Iraq war hands lessons to China
By By Willy Wo-Lap Lam, CNN Senior China Analyst
HONG KONG, China (CNN) -- The Chinese leadership's assessment of the war in Iraq is focused on two issues: the impending North Korean crisis, and chinks in the American armor that have been exposed in the heated campaign.
The coalition forces' relatively speedy liquidation of the Saddam Hussein regime has raised fears in Beijing the U.S. might target North Korea sooner than expected.
As the official Xinhua news agency said in a commentary last weekend, the fall of Baghdad had convinced Washington "hawks" that "the U.S. should even without 'authorization' from the world community take pre-emptive strikes to tackle potential threats [from enemy states]."
Beijing's concerns have hardly been alleviated by reports last Sunday that Pyongyang may agree to multi-national talks to resolve the standoff over its weapons-development program.
Diplomatic sources in Beijing said a group of People's Liberation Army (PLA) generals had written the Hu Jintao leadership warning of the possibility North Korea might be exposed to U.S. military pressure.
The missive pointed out Beijing must adopt a "resolute stance" on the issue because the country "cannot afford to lose the North Korean buffer."
It added that should North Korea fall into the hands of hostile forces, Beijing and major coastal cities including Shanghai would be jeopardized.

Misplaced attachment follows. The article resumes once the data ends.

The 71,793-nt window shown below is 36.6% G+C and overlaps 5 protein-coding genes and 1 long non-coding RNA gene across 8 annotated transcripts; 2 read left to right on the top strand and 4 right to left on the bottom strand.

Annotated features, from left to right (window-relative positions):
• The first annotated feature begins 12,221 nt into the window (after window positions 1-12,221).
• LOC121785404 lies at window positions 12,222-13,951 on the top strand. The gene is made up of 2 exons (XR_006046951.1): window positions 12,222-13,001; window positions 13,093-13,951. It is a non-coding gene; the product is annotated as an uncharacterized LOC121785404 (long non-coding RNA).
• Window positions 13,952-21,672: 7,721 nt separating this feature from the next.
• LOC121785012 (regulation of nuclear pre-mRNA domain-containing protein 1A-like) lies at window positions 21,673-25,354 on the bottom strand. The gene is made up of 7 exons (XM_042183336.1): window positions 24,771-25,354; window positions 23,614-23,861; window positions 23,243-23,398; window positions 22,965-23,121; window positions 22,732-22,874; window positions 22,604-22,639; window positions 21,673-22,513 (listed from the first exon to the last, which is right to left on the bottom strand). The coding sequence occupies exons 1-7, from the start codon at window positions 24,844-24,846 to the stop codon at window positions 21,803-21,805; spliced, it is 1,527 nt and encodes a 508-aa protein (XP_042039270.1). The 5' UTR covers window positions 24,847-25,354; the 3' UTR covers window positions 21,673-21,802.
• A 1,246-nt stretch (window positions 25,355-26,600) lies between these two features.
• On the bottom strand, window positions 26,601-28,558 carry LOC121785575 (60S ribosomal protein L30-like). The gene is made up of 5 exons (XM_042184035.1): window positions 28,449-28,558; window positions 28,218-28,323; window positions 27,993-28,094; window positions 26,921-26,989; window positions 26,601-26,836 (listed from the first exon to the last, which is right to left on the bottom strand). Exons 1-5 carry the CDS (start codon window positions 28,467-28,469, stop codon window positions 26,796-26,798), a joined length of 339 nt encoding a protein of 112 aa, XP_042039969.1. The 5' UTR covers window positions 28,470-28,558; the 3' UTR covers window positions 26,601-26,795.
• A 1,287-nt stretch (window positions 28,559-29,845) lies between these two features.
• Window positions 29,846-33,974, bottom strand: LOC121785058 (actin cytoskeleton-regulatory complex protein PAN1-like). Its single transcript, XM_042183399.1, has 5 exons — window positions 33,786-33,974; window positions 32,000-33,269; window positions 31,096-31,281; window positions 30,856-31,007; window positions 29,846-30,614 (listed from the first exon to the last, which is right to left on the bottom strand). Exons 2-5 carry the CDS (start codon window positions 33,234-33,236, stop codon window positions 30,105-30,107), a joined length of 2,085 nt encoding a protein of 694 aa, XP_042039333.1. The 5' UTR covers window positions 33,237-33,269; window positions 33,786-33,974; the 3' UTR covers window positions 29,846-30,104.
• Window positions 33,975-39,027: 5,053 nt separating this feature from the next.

The generals recommended Beijing provide some form of military assistance to Pyongyang, including anti-missile facilities.
To prevent such weapons from being misused by the Kim Jong Il regime, the PLA officers suggested the hardware be put under Chinese control all the time.
For example, Beijing would send military and technical staff -- including personnel with ethnic-Korean backgrounds -- to man the weapons, which would be taken back to China as soon as the crisis is over.
While the Hu leadership has yet to make a decision on military assistance, there is evidence Beijing has expressed more concern about Washington going after Pyongyang.
In his meeting with South Korean Foreign Minister Yoon Young Kwan last Friday, Premier Wen Jiabao reiterated Beijing's stance about keeping the Korean Peninsula nuclear free.
However, Wen also emphasized that North Korea's security should be safeguarded.
In a message meant as much for Washington as Pyongyang, Wen said "concerned countries should maintain restraint -- and not adopt measures that will further worsen the situation."
It is understood Beijing has asked various senior Seoul politicians to remind the U.S. of the dire consequences of military action against the Kim regime.
Diplomatic analysts in Beijing said Chinese officials had played a role behind Pyongyang's apparent climb-down from its previous position that it would only agree to bilateral, North Korean-U.S. talks.
The analysts said, however, that Beijing was worried this concession alone would not be enough to defuse tension between Washington and Pyongyang -- and after the Iraq victory, an emboldened White House would prefer regime change to painstaking negotiation with the notoriously unreliable Kim administration.